Community discusses Pullman public safety during virtual summit

Police departments implement body-worn cameras, use of force training; considering Citizen Police Academy, public survey

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MEETING SCREENSHOT

Pullman Police Chief Gary Jenkins said his department is reviewing their policy to ensure officers’ use of force is appropriate for the incidents they are being used.

LOREN NEGRON, Evergreen reporter

Over 70 people attended the Reimagining Public Safety in Pullman Virtual Summit on Monday night to discuss local police departments’ approach to use of force, officer accountability and a community-oriented policing model.

Pullman Police Chief Gary Jenkins and WSU Police Chief Bill Gardner discussed their respective department’s policies and training during the event organized by the Pullman Police Advisory Committee. Individuals participated in breakout room sessions to discuss their thoughts on public safety in Pullman.

Use of force

Jenkins said the Pullman Police Department had controversial incidents over the last few years regarding use of force. He said his department is reviewing their policy to ensure officers’ use of force is appropriate. 

“Our use of force was lawful. It was within policy,” he said. “But I didn’t like the result of what was happening.”

He said there needs to be more discussion on use of force to help the Pullman PD understand how the community perceives the department.

There are standards for how use force incidents are investigated, Jenkins said, because of Initiative 940, also known as the Police Training and Criminal Liability in Cases of Deadly Force Measure.

The 2018 initiative requires law enforcement agencies to provide at least weekly updates concerning use of force incidents and to assign a liaison to the family of the individual involved in the incident, he said.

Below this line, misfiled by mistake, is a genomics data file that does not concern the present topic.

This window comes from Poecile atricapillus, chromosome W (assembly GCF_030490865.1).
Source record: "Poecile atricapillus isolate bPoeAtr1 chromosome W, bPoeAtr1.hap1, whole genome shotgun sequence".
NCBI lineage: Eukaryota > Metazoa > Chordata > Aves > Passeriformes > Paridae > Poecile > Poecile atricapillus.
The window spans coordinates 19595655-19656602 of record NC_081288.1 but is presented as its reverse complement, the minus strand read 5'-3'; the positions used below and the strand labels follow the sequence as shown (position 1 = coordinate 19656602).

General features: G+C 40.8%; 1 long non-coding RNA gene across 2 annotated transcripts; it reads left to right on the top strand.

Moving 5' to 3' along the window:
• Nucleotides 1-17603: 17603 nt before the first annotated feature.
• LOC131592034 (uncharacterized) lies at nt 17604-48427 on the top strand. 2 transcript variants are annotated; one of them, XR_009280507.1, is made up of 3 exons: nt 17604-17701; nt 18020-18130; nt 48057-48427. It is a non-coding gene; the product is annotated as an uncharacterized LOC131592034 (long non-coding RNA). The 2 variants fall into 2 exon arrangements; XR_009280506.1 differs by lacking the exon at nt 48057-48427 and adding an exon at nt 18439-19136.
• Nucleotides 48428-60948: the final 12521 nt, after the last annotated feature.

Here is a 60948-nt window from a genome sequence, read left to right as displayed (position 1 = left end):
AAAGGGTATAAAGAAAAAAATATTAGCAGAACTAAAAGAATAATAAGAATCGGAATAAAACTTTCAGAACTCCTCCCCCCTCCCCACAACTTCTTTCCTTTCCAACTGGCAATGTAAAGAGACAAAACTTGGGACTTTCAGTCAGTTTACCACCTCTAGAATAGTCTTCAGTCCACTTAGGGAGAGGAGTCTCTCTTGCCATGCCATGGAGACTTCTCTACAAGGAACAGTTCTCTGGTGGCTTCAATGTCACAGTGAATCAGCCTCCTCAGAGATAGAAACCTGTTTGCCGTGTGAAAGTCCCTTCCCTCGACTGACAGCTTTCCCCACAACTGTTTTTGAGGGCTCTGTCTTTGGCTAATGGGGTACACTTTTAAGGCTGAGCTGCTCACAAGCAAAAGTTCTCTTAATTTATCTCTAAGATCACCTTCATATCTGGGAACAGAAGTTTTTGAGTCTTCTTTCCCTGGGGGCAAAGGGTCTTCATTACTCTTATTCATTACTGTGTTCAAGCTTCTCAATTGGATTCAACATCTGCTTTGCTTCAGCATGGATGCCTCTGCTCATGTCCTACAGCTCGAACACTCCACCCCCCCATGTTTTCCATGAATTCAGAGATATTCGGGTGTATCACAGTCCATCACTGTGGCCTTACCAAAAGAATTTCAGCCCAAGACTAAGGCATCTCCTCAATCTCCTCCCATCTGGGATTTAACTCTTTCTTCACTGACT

The initiative also requires training for de-escalation, mental health, implicit bias and cultural competency. Jenkins said the training includes learning how to properly interact with people with disabilities.

In one of the breakout sessions, an attendee said monitoring reports on use of force is important to ensure officers are held accountable and training is implemented effectively.

Pullman PD officers have been using body cameras since 2013. Jenkins said the cameras act as transparency and accountability tools for officers, which allows police departments to conduct objective reviews of incidents captured by the cameras. 

WSU PD has used body cameras since 2012. Gardner said officers were initially anxious about the BWCs because they were self-conscious of being on camera. 

 “They’ve been a huge help to us in many, many ways, mostly because they help set a context when there’s any type of question about officer conduct … or an incident where an officer was involved,” he said.

Both departments use a similar approach when handling complaints. Jenkins said complaints are referred to the officer’s supervisor. Depending on the nature and the seriousness of the complaint, disciplinary action could lead to termination.

Another transparency tool the police departments use is their ride-along programs. Gardner said ride-alongs are great opportunities for the public to view law enforcement through a different lens. Currently, ride-alongs are temporarily suspended because of COVID-19. 

Investigating sexual assault cases